“This, then, is the central paradox: wilderness embodies a dualistic vision in which the human is entirely
outside the natural. If we allow ourselves to believe that nature, to be true, must also be wild, then our very presence in nature represents its fall. The place where we are is the place where nature is not. If this is so—if by definition wilderness leaves no place for human beings, save perhaps as contemplative sojourners enjoying their leisurely reverie in God's natural cathedral—then also by definition it can offer no solution to the environmental and other problems that confront us. To the extent that we celebrate wilderness as the measure
with which we judge civilization, we reproduce the dualism that sets humanity and nature at opposite poles. We thereby leave ourselves little hope of discovering what an ethical, sustainable, honorable human place in nature might actually look like.”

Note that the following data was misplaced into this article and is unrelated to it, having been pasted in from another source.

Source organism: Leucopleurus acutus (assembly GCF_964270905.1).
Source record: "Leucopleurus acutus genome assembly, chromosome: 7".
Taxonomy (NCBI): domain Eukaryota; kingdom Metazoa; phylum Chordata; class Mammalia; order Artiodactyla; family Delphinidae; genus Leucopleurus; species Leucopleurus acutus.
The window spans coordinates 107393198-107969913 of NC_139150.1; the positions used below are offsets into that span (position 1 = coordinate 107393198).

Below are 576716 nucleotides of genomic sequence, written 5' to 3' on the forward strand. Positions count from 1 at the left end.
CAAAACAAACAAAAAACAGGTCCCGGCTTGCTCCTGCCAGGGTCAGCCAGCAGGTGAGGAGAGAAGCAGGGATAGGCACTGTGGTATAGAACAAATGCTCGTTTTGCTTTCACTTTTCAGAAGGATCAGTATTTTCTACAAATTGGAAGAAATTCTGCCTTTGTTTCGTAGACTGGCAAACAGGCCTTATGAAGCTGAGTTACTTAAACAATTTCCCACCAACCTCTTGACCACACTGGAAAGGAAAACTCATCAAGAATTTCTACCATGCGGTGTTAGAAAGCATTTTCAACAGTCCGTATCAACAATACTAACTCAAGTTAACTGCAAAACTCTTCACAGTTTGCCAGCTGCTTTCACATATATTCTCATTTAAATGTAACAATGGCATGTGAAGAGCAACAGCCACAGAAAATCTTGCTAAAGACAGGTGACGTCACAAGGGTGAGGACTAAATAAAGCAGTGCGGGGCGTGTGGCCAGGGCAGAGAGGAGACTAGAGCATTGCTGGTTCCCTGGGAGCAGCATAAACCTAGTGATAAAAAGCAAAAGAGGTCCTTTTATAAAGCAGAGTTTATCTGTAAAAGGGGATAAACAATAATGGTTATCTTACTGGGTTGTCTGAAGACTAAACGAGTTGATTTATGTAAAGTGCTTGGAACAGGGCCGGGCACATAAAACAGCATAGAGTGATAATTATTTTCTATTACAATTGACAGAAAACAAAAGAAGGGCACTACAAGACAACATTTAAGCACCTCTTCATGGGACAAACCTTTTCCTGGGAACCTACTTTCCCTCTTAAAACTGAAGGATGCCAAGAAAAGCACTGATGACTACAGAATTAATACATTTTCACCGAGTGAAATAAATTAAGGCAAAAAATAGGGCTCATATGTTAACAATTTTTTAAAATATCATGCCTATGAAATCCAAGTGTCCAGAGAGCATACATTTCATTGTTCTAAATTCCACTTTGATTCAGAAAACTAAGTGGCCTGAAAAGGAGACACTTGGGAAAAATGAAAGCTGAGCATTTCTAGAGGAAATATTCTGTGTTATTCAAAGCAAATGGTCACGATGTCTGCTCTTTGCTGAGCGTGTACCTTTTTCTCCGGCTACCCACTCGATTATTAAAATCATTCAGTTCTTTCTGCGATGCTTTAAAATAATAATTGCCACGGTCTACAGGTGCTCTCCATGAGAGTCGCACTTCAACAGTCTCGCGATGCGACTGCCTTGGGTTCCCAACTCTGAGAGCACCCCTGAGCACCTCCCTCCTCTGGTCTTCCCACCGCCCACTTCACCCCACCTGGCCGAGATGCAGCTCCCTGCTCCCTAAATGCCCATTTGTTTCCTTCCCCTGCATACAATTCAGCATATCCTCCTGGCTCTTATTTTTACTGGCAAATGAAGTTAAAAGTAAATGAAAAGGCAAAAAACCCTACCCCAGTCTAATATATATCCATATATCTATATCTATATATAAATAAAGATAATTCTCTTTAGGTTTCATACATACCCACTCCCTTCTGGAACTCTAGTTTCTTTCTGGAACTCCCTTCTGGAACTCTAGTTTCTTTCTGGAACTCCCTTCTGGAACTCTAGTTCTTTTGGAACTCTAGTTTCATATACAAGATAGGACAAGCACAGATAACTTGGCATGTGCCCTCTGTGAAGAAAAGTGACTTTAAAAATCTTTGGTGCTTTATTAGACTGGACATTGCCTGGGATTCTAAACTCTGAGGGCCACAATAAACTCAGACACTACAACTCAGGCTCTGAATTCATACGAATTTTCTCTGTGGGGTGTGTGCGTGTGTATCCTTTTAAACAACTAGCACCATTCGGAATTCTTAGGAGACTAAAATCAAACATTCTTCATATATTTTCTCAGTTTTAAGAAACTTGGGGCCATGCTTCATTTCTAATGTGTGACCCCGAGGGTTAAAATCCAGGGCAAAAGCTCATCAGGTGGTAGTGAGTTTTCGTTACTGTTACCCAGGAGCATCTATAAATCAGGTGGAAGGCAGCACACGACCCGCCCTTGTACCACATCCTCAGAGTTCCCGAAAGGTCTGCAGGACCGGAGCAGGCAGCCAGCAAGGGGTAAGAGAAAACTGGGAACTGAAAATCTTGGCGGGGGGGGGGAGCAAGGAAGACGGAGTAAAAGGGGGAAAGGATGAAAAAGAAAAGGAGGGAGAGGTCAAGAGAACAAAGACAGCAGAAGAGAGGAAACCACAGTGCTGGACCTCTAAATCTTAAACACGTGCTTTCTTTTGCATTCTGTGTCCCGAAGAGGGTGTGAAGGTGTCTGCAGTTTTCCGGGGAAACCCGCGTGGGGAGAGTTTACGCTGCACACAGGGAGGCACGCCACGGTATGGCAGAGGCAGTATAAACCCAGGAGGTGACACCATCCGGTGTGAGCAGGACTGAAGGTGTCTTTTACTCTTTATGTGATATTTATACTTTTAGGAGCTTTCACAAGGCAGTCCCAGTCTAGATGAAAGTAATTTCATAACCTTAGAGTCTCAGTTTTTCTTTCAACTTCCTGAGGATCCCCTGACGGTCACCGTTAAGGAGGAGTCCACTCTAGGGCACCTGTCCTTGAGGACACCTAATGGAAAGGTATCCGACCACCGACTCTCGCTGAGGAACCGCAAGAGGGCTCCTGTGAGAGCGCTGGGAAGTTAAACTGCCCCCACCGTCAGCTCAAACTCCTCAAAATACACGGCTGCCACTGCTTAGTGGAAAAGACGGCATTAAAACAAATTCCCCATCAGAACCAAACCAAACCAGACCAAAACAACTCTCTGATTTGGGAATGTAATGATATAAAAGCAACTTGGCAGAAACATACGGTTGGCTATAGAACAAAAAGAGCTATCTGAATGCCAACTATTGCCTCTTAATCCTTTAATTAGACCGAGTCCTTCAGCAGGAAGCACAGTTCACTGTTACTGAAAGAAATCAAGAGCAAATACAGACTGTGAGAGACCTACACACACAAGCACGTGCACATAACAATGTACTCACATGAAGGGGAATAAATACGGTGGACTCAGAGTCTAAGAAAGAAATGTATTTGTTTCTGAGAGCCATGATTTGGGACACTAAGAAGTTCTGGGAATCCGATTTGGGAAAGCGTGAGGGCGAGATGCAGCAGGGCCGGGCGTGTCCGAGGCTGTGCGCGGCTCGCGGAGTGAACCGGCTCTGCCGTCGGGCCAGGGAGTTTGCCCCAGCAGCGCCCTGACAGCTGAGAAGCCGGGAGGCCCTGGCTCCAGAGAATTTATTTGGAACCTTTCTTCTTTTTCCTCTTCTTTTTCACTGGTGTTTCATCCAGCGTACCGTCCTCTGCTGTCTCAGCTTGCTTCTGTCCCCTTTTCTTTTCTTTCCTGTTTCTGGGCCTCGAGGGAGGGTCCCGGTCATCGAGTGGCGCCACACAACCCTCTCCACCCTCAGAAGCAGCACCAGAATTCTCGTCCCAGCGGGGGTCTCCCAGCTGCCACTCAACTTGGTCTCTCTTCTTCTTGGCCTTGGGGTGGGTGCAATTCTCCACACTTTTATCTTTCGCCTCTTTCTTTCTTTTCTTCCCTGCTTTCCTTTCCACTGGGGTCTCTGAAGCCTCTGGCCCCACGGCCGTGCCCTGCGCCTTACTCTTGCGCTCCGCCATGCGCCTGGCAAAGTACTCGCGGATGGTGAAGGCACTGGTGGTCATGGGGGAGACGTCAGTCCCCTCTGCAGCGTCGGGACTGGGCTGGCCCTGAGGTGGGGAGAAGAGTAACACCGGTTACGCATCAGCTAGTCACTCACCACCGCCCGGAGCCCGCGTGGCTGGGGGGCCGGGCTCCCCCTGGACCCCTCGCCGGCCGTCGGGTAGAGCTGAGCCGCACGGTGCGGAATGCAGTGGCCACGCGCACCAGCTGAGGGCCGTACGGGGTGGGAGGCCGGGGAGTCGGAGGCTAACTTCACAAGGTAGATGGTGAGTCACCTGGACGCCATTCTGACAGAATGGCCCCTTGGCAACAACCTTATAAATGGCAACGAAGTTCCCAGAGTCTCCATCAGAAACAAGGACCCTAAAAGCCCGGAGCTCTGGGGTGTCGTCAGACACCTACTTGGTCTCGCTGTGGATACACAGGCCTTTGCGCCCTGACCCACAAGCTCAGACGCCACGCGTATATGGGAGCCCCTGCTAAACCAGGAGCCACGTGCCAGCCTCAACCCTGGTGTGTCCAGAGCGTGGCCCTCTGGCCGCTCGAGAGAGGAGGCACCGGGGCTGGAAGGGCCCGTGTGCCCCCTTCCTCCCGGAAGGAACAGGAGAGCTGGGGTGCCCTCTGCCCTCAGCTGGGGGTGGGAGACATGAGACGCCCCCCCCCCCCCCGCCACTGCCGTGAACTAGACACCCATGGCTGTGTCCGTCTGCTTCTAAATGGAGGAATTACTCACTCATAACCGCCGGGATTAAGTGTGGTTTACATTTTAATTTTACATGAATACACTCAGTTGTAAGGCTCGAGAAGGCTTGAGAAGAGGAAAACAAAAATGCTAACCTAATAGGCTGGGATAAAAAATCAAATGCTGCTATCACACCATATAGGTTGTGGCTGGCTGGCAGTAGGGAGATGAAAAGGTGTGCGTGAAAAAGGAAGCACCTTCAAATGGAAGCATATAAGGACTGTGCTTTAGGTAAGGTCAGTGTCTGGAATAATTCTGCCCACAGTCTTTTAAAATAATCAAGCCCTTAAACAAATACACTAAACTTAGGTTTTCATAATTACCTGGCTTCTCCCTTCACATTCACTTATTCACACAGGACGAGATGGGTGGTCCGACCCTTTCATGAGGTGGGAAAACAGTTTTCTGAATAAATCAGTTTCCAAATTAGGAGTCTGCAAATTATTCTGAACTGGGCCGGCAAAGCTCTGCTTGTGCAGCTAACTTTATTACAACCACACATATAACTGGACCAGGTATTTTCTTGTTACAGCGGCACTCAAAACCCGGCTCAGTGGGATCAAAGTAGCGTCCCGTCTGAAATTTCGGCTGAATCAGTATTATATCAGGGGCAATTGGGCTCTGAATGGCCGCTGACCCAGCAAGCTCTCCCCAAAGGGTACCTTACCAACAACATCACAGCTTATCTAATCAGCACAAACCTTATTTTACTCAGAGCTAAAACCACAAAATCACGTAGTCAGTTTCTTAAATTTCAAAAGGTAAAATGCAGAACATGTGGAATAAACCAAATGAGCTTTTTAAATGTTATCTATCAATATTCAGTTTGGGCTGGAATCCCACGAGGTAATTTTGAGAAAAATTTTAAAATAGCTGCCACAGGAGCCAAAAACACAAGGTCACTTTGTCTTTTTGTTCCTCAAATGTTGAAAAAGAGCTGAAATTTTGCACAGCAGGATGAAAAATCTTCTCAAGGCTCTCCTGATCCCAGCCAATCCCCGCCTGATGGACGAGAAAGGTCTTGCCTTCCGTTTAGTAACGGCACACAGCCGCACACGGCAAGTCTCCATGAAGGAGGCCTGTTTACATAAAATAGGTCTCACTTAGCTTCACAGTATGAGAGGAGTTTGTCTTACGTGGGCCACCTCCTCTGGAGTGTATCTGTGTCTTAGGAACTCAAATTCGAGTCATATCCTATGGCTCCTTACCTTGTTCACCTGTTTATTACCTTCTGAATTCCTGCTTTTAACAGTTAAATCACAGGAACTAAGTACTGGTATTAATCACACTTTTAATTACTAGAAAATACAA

“Calling a place home inevitably means that we will use the nature we find in it, for there can be no escape
from manipulating and working and even killing some parts of nature to make our home. But if we
acknowledge the autonomy and otherness of the things and creatures around us--an autonomy our culture has
taught us to label with the word 'wild'—then we will at least think carefully about the uses to which we put
them, and even ask if we should use them at all.”

“If wildness can stop being (just) out there and start being (also) in here, if it can start being as humane as it is
natural, then perhaps we can get on with the unending task of struggling to live rightly in the world—not just
in the garden, not just in the wilderness, but in the home that encompasses them both.”

From: “The Trouble with Wilderness; or, Getting Back to the Wrong Nature” by William Cronon.
Uncommon Ground: Toward Reinventing Nature, William Cronon, editor. 1995

William Cronon, “The Trouble with Wilde…
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